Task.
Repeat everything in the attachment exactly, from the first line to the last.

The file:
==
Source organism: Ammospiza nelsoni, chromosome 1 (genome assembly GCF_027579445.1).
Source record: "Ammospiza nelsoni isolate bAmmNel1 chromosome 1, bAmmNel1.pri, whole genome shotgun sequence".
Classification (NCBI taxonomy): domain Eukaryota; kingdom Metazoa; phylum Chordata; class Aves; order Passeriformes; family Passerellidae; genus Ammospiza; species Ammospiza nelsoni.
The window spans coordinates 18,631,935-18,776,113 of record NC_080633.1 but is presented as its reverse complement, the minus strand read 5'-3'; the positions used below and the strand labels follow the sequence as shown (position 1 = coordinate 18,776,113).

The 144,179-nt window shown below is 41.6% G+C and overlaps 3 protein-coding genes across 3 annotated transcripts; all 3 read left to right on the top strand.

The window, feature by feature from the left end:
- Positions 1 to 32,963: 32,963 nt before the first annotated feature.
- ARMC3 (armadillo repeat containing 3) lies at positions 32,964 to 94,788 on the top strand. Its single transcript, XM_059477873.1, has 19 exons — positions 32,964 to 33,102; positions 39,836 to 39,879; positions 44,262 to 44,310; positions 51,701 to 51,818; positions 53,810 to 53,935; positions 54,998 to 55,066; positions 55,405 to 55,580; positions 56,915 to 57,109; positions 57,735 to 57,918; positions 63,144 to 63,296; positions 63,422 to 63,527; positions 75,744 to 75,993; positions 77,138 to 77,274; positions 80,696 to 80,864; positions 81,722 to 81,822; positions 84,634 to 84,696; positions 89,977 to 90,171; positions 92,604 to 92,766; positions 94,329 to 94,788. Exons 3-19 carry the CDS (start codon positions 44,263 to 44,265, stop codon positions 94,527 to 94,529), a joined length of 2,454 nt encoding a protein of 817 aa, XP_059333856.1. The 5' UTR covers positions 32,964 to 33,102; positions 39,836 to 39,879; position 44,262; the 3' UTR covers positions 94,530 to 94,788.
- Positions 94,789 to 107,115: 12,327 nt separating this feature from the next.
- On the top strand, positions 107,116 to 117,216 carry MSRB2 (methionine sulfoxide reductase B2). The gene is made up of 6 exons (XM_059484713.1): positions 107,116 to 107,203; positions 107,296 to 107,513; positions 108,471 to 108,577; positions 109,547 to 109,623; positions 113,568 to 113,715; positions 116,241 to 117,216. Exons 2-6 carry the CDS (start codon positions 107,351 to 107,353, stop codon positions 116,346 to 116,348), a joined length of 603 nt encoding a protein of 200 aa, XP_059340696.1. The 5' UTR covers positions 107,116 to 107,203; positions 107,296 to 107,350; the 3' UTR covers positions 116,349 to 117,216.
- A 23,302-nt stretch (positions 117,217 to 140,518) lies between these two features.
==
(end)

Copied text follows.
Source organism: Ammospiza nelsoni, chromosome 1 (genome assembly GCF_027579445.1).
Source record: "Ammospiza nelsoni isolate bAmmNel1 chromosome 1, bAmmNel1.pri, whole genome shotgun sequence".
Classification (NCBI taxonomy): domain Eukaryota; kingdom Metazoa; phylum Chordata; class Aves; order Passeriformes; family Passerellidae; genus Ammospiza; species Ammospiza nelsoni.
The window spans coordinates 18,631,935-18,776,113 of record NC_080633.1 but is presented as its reverse complement, the minus strand read 5'-3'; the positions used below and the strand labels follow the sequence as shown (position 1 = coordinate 18,776,113).

The 144,179-nt window shown below is 41.6% G+C and overlaps 3 protein-coding genes across 3 annotated transcripts; all 3 read left to right on the top strand.

The window, feature by feature from the left end:
- Positions 1 to 32,963: 32,963 nt before the first annotated feature.
- ARMC3 (armadillo repeat containing 3) lies at positions 32,964 to 94,788 on the top strand. Its single transcript, XM_059477873.1, has 19 exons — positions 32,964 to 33,102; positions 39,836 to 39,879; positions 44,262 to 44,310; positions 51,701 to 51,818; positions 53,810 to 53,935; positions 54,998 to 55,066; positions 55,405 to 55,580; positions 56,915 to 57,109; positions 57,735 to 57,918; positions 63,144 to 63,296; positions 63,422 to 63,527; positions 75,744 to 75,993; positions 77,138 to 77,274; positions 80,696 to 80,864; positions 81,722 to 81,822; positions 84,634 to 84,696; positions 89,977 to 90,171; positions 92,604 to 92,766; positions 94,329 to 94,788. Exons 3-19 carry the CDS (start codon positions 44,263 to 44,265, stop codon positions 94,527 to 94,529), a joined length of 2,454 nt encoding a protein of 817 aa, XP_059333856.1. The 5' UTR covers positions 32,964 to 33,102; positions 39,836 to 39,879; position 44,262; the 3' UTR covers positions 94,530 to 94,788.
- Positions 94,789 to 107,115: 12,327 nt separating this feature from the next.
- On the top strand, positions 107,116 to 117,216 carry MSRB2 (methionine sulfoxide reductase B2). The gene is made up of 6 exons (XM_059484713.1): positions 107,116 to 107,203; positions 107,296 to 107,513; positions 108,471 to 108,577; positions 109,547 to 109,623; positions 113,568 to 113,715; positions 116,241 to 117,216. Exons 2-6 carry the CDS (start codon positions 107,351 to 107,353, stop codon positions 116,346 to 116,348), a joined length of 603 nt encoding a protein of 200 aa, XP_059340696.1. The 5' UTR covers positions 107,116 to 107,203; positions 107,296 to 107,350; the 3' UTR covers positions 116,349 to 117,216.
- A 23,302-nt stretch (positions 117,217 to 140,518) lies between these two features.